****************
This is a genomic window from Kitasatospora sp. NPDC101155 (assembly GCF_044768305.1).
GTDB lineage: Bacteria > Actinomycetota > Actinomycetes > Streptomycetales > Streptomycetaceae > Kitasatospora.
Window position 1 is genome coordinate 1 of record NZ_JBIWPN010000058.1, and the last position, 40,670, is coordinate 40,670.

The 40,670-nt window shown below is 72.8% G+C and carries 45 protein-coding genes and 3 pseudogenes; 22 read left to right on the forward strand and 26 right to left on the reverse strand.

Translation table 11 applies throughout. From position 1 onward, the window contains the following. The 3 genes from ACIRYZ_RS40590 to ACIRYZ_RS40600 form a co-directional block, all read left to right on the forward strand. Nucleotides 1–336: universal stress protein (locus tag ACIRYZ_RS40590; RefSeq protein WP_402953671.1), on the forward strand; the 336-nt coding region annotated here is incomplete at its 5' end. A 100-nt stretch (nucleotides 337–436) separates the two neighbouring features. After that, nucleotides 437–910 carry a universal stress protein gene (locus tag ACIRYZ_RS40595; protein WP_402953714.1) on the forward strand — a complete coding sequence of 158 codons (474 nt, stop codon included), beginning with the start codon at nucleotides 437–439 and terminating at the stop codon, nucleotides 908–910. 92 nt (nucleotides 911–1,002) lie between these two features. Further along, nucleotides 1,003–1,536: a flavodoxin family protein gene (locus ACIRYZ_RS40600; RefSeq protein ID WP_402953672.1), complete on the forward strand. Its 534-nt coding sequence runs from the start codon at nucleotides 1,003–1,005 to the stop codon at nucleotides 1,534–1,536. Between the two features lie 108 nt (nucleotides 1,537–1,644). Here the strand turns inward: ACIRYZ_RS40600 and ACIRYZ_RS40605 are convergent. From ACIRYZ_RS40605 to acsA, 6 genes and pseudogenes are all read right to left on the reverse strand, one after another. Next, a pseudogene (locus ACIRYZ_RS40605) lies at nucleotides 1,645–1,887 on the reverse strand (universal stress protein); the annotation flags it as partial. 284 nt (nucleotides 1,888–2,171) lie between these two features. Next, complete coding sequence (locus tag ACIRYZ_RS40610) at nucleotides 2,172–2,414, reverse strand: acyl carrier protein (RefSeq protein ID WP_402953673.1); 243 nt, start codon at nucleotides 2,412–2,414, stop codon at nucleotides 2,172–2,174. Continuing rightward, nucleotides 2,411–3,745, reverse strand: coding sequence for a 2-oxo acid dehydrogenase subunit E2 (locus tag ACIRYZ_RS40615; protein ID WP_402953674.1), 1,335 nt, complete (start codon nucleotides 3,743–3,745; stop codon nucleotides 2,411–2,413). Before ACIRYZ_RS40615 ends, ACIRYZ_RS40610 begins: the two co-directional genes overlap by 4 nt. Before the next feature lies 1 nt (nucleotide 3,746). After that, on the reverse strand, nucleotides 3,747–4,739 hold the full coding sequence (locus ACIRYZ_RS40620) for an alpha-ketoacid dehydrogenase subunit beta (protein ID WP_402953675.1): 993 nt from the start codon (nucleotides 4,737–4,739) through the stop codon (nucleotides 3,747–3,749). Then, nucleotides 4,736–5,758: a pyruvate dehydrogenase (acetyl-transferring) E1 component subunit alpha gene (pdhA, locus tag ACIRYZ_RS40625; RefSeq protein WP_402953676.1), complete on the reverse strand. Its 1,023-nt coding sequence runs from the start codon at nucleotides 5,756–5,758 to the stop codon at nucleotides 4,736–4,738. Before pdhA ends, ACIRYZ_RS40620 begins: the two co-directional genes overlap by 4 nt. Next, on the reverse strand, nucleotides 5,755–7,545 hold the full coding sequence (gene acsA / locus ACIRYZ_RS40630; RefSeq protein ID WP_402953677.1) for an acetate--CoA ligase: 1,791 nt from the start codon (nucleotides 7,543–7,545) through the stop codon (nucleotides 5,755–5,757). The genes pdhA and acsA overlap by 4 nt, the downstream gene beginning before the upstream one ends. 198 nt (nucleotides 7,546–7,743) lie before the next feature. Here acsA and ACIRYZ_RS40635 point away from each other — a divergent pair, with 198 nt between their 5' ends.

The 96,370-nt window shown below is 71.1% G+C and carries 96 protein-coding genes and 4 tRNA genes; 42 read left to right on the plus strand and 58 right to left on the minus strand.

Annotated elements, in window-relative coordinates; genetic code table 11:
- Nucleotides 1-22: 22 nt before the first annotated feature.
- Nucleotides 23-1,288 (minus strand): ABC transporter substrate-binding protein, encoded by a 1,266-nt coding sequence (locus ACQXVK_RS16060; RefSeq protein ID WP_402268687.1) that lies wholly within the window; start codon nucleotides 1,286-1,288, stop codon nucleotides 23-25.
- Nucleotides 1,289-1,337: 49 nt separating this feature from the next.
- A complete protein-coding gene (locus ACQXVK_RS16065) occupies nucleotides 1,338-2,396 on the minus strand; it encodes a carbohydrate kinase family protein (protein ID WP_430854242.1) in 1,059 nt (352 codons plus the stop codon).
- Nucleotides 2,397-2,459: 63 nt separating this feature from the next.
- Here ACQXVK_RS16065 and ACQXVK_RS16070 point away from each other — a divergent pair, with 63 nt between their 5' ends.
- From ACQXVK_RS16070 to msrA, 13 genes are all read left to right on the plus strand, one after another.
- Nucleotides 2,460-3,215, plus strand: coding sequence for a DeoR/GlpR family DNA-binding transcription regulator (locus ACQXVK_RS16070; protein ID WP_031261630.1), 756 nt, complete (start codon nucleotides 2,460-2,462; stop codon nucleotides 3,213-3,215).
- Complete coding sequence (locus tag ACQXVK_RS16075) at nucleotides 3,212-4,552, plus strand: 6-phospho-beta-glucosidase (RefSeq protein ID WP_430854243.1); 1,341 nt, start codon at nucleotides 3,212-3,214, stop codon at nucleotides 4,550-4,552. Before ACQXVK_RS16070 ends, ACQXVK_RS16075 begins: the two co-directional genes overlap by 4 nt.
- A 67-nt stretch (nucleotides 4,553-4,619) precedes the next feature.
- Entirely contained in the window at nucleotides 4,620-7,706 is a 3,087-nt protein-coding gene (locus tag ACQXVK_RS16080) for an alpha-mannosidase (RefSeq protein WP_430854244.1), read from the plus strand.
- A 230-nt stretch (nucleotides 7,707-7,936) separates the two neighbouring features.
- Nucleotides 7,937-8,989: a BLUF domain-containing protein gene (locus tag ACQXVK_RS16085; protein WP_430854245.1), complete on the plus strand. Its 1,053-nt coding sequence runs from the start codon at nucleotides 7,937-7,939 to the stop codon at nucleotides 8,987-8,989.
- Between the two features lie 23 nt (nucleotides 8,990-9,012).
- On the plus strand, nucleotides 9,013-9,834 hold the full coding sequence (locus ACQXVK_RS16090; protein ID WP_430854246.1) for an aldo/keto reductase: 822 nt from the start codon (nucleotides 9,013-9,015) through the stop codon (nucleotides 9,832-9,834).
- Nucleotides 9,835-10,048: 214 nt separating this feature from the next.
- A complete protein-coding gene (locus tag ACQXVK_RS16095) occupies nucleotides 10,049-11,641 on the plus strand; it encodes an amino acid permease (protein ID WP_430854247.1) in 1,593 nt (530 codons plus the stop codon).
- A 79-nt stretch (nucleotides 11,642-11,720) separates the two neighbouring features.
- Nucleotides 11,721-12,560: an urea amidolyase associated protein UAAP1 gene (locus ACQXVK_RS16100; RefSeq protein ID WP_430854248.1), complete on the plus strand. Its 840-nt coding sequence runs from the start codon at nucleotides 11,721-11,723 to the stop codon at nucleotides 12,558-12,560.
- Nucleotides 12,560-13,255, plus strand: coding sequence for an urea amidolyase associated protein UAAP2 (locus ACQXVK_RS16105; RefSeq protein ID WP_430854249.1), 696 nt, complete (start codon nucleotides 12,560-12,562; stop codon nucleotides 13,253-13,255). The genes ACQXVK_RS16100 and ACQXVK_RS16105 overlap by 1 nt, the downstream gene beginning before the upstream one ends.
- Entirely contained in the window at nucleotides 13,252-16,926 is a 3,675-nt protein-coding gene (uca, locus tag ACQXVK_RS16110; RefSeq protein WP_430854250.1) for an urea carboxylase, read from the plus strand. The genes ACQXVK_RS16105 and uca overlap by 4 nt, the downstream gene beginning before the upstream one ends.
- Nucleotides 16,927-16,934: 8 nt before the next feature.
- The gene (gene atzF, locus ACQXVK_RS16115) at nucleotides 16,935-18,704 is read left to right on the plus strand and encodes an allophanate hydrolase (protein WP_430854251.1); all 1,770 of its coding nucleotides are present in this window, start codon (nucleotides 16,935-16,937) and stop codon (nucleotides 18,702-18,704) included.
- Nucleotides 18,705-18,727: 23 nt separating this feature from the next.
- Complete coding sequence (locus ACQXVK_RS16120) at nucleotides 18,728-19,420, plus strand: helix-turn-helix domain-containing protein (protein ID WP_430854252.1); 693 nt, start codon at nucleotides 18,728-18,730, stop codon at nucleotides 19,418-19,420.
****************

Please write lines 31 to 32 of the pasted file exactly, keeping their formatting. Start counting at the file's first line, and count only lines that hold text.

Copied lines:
- Nucleotides 18,705-18,727: 23 nt separating this feature from the next.
- Complete coding sequence (locus ACQXVK_RS16120) at nucleotides 18,728-19,420, plus strand: helix-turn-helix domain-containing protein (protein ID WP_430854252.1); 693 nt, start codon at nucleotides 18,728-18,730, stop codon at nucleotides 19,418-19,420.